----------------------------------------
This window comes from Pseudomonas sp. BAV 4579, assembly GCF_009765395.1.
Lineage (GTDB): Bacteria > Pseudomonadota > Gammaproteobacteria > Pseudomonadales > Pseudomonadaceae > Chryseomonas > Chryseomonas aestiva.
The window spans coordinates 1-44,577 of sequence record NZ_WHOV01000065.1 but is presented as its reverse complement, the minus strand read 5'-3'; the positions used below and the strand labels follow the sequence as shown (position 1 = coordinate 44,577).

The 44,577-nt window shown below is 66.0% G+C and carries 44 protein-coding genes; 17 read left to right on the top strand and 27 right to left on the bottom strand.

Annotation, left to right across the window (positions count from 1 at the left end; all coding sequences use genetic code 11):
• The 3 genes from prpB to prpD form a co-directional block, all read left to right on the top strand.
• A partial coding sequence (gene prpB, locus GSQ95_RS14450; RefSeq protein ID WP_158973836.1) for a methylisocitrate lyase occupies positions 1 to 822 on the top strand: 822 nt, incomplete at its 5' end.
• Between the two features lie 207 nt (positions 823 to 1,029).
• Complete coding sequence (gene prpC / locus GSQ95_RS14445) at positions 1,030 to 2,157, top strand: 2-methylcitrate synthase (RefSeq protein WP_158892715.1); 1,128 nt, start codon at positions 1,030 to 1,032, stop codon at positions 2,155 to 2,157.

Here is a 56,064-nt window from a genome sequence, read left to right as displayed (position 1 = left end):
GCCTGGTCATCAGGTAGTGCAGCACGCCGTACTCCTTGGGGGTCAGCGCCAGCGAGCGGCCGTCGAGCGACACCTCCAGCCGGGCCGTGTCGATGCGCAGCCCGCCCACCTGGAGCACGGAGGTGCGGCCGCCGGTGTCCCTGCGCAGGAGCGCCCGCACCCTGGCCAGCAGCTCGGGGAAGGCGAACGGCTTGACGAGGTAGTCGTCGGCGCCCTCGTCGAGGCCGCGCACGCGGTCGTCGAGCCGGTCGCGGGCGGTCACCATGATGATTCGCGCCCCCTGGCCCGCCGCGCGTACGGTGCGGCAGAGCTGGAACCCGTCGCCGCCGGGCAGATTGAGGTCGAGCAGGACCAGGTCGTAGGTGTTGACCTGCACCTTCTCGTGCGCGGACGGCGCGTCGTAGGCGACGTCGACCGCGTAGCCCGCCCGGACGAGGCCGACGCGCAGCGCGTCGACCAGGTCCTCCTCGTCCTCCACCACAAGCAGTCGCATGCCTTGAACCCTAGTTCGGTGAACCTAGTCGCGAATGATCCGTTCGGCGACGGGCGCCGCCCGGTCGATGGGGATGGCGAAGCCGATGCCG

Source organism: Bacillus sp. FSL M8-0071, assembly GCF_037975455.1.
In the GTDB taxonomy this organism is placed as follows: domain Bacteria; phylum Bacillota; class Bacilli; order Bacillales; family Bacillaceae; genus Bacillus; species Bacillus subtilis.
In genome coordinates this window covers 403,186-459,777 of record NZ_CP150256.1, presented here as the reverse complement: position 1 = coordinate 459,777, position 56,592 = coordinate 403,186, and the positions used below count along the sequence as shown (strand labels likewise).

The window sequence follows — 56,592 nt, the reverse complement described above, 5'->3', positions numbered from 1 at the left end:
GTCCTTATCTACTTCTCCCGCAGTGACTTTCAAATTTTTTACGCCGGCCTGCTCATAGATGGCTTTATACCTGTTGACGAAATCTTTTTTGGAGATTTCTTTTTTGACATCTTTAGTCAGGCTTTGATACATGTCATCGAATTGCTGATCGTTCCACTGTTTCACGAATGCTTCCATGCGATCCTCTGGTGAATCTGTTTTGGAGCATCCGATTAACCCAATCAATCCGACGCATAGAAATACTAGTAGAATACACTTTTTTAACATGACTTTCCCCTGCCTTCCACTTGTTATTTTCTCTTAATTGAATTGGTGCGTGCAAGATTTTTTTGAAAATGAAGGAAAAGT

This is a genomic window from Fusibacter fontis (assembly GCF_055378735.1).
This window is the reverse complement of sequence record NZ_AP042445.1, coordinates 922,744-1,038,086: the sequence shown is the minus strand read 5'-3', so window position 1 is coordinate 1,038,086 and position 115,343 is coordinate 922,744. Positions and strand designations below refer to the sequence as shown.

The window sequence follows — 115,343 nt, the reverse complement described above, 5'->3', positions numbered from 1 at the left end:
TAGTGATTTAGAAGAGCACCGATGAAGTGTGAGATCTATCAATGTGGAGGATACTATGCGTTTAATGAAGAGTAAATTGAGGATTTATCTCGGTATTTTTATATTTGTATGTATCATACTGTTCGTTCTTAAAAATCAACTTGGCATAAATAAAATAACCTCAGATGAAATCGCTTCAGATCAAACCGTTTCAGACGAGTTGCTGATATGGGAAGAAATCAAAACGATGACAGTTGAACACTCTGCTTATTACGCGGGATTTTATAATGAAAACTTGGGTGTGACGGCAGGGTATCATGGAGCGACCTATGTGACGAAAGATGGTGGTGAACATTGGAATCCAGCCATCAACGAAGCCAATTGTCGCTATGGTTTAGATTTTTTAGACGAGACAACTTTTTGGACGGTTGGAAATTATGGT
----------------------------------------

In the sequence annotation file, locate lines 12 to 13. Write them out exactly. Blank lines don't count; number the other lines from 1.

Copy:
Source organism: Bacillus sp. FSL M8-0071, assembly GCF_037975455.1.
In the GTDB taxonomy this organism is placed as follows: domain Bacteria; phylum Bacillota; class Bacilli; order Bacillales; family Bacillaceae; genus Bacillus; species Bacillus subtilis.